Januvia's autumn years: golden age or mid-life crisis?

Since Januvia's initial approval in 2006, FDA has approved a dozen new treatments for Type 2 diabetes, proof that better products are still needed in the category. The agency approved three new drugs for Type 2 in the first month of 2013. Also in January, an FDA advisory committee recommended (10-5) approval of J&J's canagliflozin. If approved, canagliflozin would become the first in a new class of drugs—the much ballyhooed SGLT2 inhibitor class— and would compete directly with Januvia.

In such an increasingly competitive landscape, will middle-aged Januvia be able to continue building on its past success? Both Januvia and Janumet have patent protection until 2022, says Thornberry. El-Dada and Thornberry cite Merck's clinical study database, which includes outcomes data on over 20,000 patients globally, as critical to supporting the brand's future success. A second pooled analysis of that data, covering safety and tolerability, will be published shortly, according to Kim Hamilton, Merck's director of global human health communications. But questions about comparative efficacy with respect to new products, in addition to new worries about pancreas-related side effects, have already begun to surface.

Based on post-market data, FDA added a warning about pancreatitis to Januvia's label in 2009, and at least two studies have suggested a possible link to pancreatic inflammation and cancer. In a warning letter issued a year ago, FDA criticized Merck for missing its deadline to conduct an animal study on pancreatitis risk associated with Januvia and Janumet. Merck has said it will cooperate with FDA. As this article goes to press, a JAMA study analyzing insurance records concluded that Januvia "was associated with increased odds of hospitalization for acute pancreatitis." Much has also been made about new competition to Januvia, including new DPP-4s, GLP-1s like Novo Nordisk's Victoza, and the possibility of superior efficacy rates with canagliflozin (proposed brand name Invokana), should that drug be approved.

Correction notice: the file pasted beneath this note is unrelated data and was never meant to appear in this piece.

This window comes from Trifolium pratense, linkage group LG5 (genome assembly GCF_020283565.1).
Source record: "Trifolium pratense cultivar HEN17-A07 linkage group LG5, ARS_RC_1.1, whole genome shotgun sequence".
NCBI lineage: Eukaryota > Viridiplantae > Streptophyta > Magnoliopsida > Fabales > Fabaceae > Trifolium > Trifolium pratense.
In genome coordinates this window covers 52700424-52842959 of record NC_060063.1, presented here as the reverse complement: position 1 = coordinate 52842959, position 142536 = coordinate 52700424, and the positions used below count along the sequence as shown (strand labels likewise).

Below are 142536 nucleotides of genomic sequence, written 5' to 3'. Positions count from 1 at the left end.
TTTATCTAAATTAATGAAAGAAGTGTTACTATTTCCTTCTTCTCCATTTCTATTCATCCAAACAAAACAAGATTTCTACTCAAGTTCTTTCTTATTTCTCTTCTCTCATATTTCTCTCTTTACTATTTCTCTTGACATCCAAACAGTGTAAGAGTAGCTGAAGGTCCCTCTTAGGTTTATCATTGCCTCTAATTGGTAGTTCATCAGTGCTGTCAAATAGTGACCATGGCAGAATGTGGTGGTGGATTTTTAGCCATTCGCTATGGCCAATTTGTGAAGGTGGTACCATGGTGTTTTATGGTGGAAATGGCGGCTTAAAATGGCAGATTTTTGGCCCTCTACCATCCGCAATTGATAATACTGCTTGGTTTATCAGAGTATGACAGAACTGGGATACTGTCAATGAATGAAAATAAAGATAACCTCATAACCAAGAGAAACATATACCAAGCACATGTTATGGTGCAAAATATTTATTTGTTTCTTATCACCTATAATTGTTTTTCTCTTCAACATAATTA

Despite unpredictable competitive market forces, safety scares and regulatory actions, most analysts remain bullish on the Januvia franchise. Last summer, EvaluatePharma predicted that in 2018, Januvia/Janumet would be the world's top selling products, with combined global revenues nearing $10 billon. The "Januvia family" currently holds over a 70 percent share of the global DPP-4 market, Schecter said on the earnings call. "We know that this molecule maximally inhibits DPP-4, so we really don't anticipate that any DPP-4 inhibitors will come along that have a greater efficacy than Januvia," says Thornberry, who also alluded to post-hoc analyses and meta-analyses that point to a potential cardiovascular benefit for the DPP-4 class. Hamilton hastens to add that the cardiovascular benefit is not conclusive as of yet. Is it possible that Januvia could one day, post-expiry, be turned OTC? "I suppose it's possible," says Thornberry. "I think a drug like this where you have such a well-established safety and tolerability profile…I wouldn't rule it out."